Friday, June 8, 2012

Early Billbug Damage Reported Across the Midwest

This season continues to challenge our traditional thinking about insect seasonal ecology and management. Indiana and neighboring states are currently witnessing serious billbug infestations with late instar billbug larvae already present in the soil.  This activity is easily 2-3 weeks ahead of normal. We advise all turf managers to take a close look at areas they suspect are displaying symptoms related to drought dormancy. Billbugs cause similar symptoms, but under these conditions they are capable of causing significant damage and loss of turf. Use the tug test to differentiate billbug damage from drought dormancy.  Simply grasp a small group of suspect tillers (brown and dead looking) and pull straight up. If billbug damage is present, the tillers will break-off easily at or just below the soil surface and the bottom ends of some tillers may be packed with very fine sawdust like material (see Figure 1). This is diagnostic for billbug damage. Repeat this process at several locations across the damaged area.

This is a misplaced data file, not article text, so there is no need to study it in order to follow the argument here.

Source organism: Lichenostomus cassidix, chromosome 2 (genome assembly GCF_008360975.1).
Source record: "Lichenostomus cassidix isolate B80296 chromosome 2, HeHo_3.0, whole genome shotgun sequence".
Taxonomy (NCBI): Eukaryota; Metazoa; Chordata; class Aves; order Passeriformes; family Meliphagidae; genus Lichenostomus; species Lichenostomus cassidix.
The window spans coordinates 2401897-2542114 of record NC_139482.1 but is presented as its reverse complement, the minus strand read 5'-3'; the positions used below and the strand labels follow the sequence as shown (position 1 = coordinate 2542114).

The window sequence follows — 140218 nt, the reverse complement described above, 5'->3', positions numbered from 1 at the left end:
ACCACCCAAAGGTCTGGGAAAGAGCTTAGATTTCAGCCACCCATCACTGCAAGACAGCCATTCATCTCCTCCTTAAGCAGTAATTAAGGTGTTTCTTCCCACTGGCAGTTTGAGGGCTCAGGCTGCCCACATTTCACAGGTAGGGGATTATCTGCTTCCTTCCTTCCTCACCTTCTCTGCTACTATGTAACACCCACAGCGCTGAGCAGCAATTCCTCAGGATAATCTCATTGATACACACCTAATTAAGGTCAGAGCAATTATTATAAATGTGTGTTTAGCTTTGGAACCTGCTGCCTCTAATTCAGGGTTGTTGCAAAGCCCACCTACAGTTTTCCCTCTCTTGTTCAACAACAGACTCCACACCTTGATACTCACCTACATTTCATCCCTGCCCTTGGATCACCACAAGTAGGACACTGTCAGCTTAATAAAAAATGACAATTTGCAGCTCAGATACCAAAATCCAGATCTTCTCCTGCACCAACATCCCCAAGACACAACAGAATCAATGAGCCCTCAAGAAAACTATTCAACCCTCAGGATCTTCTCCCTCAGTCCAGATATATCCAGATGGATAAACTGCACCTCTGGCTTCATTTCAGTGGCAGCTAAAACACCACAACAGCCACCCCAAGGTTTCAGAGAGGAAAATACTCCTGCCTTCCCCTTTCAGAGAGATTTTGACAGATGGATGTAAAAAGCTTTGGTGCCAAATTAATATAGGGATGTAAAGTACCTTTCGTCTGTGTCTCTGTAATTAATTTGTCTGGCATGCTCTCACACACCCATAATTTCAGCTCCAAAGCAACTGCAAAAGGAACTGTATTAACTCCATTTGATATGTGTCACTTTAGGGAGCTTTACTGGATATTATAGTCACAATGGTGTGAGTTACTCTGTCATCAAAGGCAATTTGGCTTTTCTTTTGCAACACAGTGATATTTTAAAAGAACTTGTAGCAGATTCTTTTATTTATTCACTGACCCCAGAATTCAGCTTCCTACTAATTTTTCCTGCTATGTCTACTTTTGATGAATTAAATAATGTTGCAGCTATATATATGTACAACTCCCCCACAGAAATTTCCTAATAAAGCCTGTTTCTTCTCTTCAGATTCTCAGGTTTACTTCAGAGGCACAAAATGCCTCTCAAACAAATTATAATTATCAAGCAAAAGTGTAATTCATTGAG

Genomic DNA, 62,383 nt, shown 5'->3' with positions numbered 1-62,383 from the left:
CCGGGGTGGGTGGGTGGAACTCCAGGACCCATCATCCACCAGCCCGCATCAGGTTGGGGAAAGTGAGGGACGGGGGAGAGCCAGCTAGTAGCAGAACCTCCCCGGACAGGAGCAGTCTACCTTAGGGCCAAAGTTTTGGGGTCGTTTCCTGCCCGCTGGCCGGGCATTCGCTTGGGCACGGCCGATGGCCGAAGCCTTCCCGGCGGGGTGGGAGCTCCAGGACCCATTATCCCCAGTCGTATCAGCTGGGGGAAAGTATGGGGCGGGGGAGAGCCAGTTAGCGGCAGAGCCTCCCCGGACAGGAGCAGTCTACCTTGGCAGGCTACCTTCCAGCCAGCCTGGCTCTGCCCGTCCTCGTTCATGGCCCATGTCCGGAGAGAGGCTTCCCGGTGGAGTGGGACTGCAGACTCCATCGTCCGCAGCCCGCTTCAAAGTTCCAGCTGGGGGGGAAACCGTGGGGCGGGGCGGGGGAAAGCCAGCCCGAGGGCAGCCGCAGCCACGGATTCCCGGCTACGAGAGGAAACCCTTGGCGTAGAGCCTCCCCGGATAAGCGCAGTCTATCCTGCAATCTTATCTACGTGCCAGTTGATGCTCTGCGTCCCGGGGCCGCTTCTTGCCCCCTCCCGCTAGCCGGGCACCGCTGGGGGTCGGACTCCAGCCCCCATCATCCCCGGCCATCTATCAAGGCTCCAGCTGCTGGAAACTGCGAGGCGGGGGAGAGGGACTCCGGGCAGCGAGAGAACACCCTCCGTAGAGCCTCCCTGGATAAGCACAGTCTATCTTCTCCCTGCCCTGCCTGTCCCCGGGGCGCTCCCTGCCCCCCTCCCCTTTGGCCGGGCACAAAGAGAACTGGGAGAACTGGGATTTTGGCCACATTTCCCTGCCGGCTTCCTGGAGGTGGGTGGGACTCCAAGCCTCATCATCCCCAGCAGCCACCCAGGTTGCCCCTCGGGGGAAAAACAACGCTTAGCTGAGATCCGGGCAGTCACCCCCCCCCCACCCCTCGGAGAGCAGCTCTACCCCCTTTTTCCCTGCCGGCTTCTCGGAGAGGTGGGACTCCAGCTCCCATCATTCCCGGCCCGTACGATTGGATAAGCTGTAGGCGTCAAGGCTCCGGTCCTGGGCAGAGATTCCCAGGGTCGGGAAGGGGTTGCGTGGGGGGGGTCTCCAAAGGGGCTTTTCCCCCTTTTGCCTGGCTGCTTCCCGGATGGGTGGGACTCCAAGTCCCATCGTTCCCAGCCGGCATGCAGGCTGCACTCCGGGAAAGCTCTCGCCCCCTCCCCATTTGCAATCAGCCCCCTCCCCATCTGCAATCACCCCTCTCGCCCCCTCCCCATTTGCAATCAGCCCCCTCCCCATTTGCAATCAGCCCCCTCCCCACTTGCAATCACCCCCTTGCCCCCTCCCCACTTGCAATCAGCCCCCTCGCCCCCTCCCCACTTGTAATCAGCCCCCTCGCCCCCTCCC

At this time, management options for billbugs are limited to trichlorfon (Dylox), carbaryl (Sevin), or one of the faster-acting neonicotinyls; chlothianidin (Arena) or thiamethoxam (Meridian). Application of these materials should be followed by irrigation (1/4”) or rainfall to wash the applied material into the activity zone of billbug larvae. Over the long term, it may be advisable to renovate susceptible areas to endophyte-enhanced turfgrasses such as perennial ryegrass or tall fescue where agronomically feasible.   

Doug Richmond and Tim Gibb 
Turfgrass Research and Extension Entomologists


William Walker said...

I was going to get a tiller in Lasalle County, but I think I will have to hold off because I might have a billbug infestation.

July 1, 2013 at 10:52 AM

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